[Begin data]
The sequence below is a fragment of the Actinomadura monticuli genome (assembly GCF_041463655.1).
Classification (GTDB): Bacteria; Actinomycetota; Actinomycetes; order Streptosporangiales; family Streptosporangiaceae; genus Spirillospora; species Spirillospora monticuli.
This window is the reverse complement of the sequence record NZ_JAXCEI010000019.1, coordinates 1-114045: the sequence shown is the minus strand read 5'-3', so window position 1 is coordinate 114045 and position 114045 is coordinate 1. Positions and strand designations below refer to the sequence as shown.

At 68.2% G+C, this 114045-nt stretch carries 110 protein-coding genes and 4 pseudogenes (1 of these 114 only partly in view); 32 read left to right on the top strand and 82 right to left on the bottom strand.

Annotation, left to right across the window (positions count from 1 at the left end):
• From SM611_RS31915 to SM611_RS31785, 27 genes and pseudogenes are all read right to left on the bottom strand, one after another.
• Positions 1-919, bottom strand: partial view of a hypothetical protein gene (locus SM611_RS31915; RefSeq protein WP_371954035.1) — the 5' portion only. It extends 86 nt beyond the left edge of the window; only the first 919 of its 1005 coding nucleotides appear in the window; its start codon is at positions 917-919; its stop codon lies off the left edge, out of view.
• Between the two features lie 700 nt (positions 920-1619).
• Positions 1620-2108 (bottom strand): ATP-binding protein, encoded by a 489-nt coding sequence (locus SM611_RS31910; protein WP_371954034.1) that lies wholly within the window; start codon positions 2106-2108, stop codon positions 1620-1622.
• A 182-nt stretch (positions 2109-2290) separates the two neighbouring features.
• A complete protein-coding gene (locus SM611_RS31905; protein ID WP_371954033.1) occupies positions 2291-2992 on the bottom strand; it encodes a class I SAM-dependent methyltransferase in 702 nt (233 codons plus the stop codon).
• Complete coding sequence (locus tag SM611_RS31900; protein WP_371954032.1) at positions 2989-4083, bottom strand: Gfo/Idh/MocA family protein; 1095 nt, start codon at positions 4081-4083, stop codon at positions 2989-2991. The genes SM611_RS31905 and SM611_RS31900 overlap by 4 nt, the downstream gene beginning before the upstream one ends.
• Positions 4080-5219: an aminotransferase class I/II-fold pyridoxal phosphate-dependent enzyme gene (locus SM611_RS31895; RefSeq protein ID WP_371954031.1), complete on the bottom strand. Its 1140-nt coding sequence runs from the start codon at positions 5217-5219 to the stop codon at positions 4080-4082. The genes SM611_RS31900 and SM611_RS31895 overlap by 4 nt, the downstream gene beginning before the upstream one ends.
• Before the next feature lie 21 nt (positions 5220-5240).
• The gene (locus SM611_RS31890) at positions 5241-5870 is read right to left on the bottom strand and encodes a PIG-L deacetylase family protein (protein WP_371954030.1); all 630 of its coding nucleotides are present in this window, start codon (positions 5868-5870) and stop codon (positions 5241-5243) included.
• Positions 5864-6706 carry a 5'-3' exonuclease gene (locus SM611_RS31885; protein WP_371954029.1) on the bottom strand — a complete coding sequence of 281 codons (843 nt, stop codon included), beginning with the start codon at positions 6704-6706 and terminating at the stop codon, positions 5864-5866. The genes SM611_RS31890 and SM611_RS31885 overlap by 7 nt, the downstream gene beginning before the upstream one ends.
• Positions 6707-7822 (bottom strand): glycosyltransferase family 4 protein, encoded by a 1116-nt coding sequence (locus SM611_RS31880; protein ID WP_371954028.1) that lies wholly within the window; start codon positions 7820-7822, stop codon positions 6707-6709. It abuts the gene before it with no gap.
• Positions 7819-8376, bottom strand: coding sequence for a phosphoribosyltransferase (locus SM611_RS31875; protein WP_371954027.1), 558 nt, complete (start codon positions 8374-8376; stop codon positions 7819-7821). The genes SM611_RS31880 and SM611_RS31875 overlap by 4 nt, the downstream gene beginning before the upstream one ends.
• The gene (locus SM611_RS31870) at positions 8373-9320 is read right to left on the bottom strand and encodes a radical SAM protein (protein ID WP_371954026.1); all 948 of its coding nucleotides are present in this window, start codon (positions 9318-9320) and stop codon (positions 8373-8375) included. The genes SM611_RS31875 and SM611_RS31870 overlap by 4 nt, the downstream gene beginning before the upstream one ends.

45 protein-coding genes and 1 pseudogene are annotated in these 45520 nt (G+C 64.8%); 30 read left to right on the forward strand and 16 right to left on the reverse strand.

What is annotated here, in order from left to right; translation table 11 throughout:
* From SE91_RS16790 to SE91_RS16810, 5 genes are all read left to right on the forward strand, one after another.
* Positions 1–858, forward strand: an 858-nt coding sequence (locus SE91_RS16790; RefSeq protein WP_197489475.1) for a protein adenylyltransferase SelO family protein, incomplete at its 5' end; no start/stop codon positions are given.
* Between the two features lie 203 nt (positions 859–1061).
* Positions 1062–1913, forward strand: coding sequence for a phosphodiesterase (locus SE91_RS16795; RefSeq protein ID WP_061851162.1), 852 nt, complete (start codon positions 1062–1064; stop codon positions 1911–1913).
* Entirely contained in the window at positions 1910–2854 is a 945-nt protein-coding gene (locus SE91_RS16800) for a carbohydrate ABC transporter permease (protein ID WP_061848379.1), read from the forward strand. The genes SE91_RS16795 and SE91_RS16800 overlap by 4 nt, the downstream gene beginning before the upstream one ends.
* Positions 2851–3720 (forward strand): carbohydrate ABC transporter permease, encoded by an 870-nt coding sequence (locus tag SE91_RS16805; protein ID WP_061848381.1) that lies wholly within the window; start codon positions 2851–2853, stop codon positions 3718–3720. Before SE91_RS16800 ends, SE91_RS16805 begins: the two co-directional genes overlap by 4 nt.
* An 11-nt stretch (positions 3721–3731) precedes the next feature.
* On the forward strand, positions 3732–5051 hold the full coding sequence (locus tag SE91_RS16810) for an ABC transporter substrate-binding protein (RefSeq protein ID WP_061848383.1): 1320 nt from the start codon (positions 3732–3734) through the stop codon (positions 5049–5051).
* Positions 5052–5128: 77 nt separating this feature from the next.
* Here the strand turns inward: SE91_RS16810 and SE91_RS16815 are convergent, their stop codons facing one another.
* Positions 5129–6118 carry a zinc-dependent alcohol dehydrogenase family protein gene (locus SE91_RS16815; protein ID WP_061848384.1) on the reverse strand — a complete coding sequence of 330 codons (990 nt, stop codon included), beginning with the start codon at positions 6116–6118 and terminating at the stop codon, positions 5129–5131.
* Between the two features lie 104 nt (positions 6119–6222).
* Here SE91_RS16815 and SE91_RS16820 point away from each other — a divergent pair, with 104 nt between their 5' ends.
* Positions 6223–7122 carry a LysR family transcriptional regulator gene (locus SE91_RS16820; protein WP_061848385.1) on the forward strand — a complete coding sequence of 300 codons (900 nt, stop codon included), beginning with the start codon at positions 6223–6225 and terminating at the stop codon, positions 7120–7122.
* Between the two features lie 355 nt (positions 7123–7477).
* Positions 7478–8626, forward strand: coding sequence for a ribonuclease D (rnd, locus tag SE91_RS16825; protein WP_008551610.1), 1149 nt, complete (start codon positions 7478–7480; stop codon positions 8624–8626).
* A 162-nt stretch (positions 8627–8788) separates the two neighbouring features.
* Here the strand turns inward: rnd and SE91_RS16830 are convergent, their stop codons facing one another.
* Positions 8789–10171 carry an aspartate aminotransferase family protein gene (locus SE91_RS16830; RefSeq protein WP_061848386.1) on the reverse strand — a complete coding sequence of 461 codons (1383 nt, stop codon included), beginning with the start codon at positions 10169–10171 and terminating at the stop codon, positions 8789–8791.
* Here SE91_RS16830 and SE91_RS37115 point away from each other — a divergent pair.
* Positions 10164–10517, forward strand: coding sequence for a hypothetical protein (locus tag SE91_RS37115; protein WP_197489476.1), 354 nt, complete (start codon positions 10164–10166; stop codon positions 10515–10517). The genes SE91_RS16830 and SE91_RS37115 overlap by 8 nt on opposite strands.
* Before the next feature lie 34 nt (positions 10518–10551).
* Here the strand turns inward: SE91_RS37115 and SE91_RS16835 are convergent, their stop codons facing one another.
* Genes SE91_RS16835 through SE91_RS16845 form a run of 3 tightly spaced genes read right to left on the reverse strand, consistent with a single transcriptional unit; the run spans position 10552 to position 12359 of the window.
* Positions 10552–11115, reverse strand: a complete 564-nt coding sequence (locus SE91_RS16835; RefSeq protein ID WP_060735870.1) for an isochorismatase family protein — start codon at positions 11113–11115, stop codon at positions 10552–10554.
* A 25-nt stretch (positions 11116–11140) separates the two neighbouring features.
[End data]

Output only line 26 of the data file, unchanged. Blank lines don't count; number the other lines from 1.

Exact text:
* Entirely contained in the window at positions 1910–2854 is a 945-nt protein-coding gene (locus SE91_RS16800) for a carbohydrate ABC transporter permease (protein ID WP_061848379.1), read from the forward strand. The genes SE91_RS16795 and SE91_RS16800 overlap by 4 nt, the downstream gene beginning before the upstream one ends.